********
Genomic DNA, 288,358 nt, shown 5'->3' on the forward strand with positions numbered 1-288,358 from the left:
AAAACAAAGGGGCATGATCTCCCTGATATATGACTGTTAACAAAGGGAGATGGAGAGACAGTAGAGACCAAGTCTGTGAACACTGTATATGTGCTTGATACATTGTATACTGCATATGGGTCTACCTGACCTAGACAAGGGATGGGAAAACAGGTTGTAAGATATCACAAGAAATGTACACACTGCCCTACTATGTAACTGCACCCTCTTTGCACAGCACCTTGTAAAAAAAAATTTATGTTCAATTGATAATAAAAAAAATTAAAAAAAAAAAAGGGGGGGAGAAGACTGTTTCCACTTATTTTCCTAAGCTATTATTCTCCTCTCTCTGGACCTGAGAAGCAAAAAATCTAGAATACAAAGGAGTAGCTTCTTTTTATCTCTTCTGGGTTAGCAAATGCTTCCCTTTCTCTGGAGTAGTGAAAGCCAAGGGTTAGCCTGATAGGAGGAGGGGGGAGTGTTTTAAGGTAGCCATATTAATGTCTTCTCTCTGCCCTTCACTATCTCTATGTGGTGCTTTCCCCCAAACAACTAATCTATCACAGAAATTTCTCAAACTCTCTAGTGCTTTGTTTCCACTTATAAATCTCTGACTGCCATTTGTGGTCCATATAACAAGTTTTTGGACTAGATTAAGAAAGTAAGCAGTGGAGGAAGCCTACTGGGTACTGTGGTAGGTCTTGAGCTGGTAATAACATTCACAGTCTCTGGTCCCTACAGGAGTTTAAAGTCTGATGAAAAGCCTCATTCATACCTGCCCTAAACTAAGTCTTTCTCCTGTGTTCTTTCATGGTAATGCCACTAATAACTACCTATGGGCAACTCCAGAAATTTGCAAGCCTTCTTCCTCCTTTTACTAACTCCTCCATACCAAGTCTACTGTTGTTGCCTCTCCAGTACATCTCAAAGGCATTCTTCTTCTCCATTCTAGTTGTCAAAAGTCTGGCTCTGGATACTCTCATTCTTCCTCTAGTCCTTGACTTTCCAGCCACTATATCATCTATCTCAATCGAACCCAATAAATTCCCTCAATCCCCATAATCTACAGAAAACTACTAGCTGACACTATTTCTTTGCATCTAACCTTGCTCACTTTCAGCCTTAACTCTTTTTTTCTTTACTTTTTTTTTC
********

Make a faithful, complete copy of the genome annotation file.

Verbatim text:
Genomic DNA, 288,358 nt, shown 5'->3' on the forward strand with positions numbered 1-288,358 from the left:
AAAACAAAGGGGCATGATCTCCCTGATATATGACTGTTAACAAAGGGAGATGGAGAGACAGTAGAGACCAAGTCTGTGAACACTGTATATGTGCTTGATACATTGTATACTGCATATGGGTCTACCTGACCTAGACAAGGGATGGGAAAACAGGTTGTAAGATATCACAAGAAATGTACACACTGCCCTACTATGTAACTGCACCCTCTTTGCACAGCACCTTGTAAAAAAAAATTTATGTTCAATTGATAATAAAAAAAATTAAAAAAAAAAAAGGGGGGGAGAAGACTGTTTCCACTTATTTTCCTAAGCTATTATTCTCCTCTCTCTGGACCTGAGAAGCAAAAAATCTAGAATACAAAGGAGTAGCTTCTTTTTATCTCTTCTGGGTTAGCAAATGCTTCCCTTTCTCTGGAGTAGTGAAAGCCAAGGGTTAGCCTGATAGGAGGAGGGGGGAGTGTTTTAAGGTAGCCATATTAATGTCTTCTCTCTGCCCTTCACTATCTCTATGTGGTGCTTTCCCCCAAACAACTAATCTATCACAGAAATTTCTCAAACTCTCTAGTGCTTTGTTTCCACTTATAAATCTCTGACTGCCATTTGTGGTCCATATAACAAGTTTTTGGACTAGATTAAGAAAGTAAGCAGTGGAGGAAGCCTACTGGGTACTGTGGTAGGTCTTGAGCTGGTAATAACATTCACAGTCTCTGGTCCCTACAGGAGTTTAAAGTCTGATGAAAAGCCTCATTCATACCTGCCCTAAACTAAGTCTTTCTCCTGTGTTCTTTCATGGTAATGCCACTAATAACTACCTATGGGCAACTCCAGAAATTTGCAAGCCTTCTTCCTCCTTTTACTAACTCCTCCATACCAAGTCTACTGTTGTTGCCTCTCCAGTACATCTCAAAGGCATTCTTCTTCTCCATTCTAGTTGTCAAAAGTCTGGCTCTGGATACTCTCATTCTTCCTCTAGTCCTTGACTTTCCAGCCACTATATCATCTATCTCAATCGAACCCAATAAATTCCCTCAATCCCCATAATCTACAGAAAACTACTAGCTGACACTATTTCTTTGCATCTAACCTTGCTCACTTTCAGCCTTAACTCTTTTTTTCTTTACTTTTTTTTTC